The Age of Impatience

Editor’s note: so, earlier this week I sent Kurt this infographic about impatience and asked him to comment on the two ideas below; hilariously, he wrote about 300 words for the first portion and left the second section completely blank (I did some editing to make it work). This kind of poetic irony is a beautiful thing. Enjoy!

Kurt and John identify with the infographic below for these hilarious/semi-problematic reasons:

Kurt Heinrich on waiting in line: The 2010 Olympics were lauded by many as a fantastic opportunity to take in dozens of unique exhibits, attractions, bands and other performances. But with Sochi House and the Dutch/Heineken pavilion came ridiculously long lines approaching Disneyland lengths. Each day, as I walked to work, the line to take one 15 second zip-line across Robson plaza grew by about 25 minutes until by the end of the Olympics, it took a 6 hour wait for the 15 second experience. Really, you have nothing better to do than cue-up for half-a-day? And this was only the most egregious example.

Across Metro Vancouver, long snaking lines sprung up like weeds; chock full of tourists, locals and angry looking Russian athletes. After hours of waiting (often in the pouring rain) line-goers were frequently rewarded by a half-baked hyper-commercialized “exhibit” crammed with bright oil company billboards or (in at least one case) an absolutely empty room. So much for the myths of wonder associated with Expo and propagated by my parents since birth.

John Horn on doing six things at once: it’s not a big problem, but it’s not not a big problem, either. When I’m working – at work or at home on this amazing publication – I like to be watching/looking at things on at least three screens. Within these three screens are a variety of open windows and tabs that yield exciting opportunities, ideas and projects on which I work and by which I am, at times, distracted (curse you, mobile-Scrabble!). Oh, and while all the spreadsheets and cloud-based-docs and mind-maps and timelines and mobile games are benefiting from my spectacular ability to multitask, I listen to music or podcasts or have some sort of sport or movie I’ve already watched playing in the background. Basically, if something doesn’t load quickly I flash to another screen and lose interest or – hey, do you guys wanna go ride bikes?!

This affects Kurt and john’s interactions with communities because…

Kurt: The longer I wait in lines, the more disappointed I am in the end result and the whole process. Maybe this means that I don’t have an patience. Or maybe it means I do not possess the psychological means to view a long wait as a worthwhile experience in itself (packed with good conversation with fellow line-goes) like Editor-in-Chief, John Horn. While my attention span is likely not as bad as that illustrated below by the infographic, when it comes to lines, I’m not to far off.

John: Multitasking doesn’t work and instead of doing one good thing really, really well I often do six things well or, on bad days, with unfortunate mediocrity. I don’t believe in mediocre community-making, so my habits need to change!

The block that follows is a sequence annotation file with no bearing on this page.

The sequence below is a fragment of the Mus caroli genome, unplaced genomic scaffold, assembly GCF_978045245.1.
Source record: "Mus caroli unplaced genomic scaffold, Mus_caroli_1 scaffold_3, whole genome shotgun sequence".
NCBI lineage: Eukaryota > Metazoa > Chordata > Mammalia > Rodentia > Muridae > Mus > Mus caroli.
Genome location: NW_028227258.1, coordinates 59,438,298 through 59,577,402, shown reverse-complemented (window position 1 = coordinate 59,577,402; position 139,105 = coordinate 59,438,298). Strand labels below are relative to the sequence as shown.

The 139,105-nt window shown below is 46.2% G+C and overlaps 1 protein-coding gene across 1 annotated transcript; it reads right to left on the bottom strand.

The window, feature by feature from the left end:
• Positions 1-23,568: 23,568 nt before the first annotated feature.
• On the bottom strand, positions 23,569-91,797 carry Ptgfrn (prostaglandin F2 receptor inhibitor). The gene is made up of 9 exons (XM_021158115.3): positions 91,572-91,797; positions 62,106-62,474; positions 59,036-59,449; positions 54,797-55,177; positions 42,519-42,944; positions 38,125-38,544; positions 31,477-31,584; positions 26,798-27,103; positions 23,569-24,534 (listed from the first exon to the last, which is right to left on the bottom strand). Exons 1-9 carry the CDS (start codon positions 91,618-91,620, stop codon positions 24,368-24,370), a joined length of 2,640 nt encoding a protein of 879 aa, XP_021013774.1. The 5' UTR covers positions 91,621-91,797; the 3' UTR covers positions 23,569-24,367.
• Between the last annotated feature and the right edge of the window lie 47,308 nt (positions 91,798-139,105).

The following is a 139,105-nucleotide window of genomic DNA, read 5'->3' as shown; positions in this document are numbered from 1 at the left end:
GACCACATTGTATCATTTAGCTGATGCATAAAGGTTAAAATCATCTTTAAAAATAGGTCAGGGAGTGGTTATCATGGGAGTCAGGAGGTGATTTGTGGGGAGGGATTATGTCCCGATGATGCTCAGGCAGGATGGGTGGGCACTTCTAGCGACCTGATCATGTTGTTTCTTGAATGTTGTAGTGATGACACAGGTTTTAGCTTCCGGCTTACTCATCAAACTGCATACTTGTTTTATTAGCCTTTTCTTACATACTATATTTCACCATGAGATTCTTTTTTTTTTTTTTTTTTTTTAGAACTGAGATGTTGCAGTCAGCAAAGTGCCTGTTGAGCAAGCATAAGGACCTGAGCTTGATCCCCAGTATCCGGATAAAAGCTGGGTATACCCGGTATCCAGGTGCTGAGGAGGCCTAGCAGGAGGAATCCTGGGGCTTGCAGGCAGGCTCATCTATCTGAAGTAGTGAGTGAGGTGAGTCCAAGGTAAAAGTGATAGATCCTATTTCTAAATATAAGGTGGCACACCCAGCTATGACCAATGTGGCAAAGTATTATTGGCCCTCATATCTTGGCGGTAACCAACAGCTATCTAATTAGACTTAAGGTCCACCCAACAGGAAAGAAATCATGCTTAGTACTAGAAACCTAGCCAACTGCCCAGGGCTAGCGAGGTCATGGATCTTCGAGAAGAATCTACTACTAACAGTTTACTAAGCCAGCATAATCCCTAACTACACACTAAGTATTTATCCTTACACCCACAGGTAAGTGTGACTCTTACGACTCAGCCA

Instant America
Created by:

So, how do you identify with this infographic? And what does this say about our community?

Masthead photo courtesy of Ed Yourdon’s photostream on Flickr

Transformers 3: A Case Study of Flaws

This weekend my partner and I were travelling around Portland, Oregon. It was the July long weekend and we thought quite naturally, what better way of ringing in the 4th then watching Transformers 3. After all, it’s got all the bells and whistles, US flags and lots and lots of fireworks (aka explosions). What we witnessed that ill-fated evening was a Michael Bay monstrosity. After some serious consideration, I’m convinced that quite unintentionally, Transformers 3 has managed to highlight many of the societal issues afflicting both America and the Millennial Generation. It could be so effective if only Bay was being ironic. But no, after firing Megan Fox for her disapproval of being leered at his cameras it is hard to imagine Bay doesn’t buy what he’s selling.

Here are a few lessons the movie appears intent on teaching us in Bay’s latest movie:

Serving the US is Serving the World

We find the Transformers shortly after the movie starts running black-ops missions against people vaguely identified as Middle Easterners. Later we learn the Transformers are guarding humanity and protecting the Earth. Tell that to the poor conscript enlisted into the militia when a giant Mac truck transforms into Optimus Prime and blows up his little look-out tower with him in it.

Millennials are too good to deliver mail

That’s certainly how Shia LaBeouf’s character feels. He’s pissed off about having to work in the mail room because he’s convinced he’s too amazing to be bothered with a shitty job. When he comes into the presence of high-level officials he complains about how they are doing their job and rudely tells them how he thinks it should be done. Great. Thanks for the worldly advice Shia. And thanks for endorsing his arrogance Mr. Bay.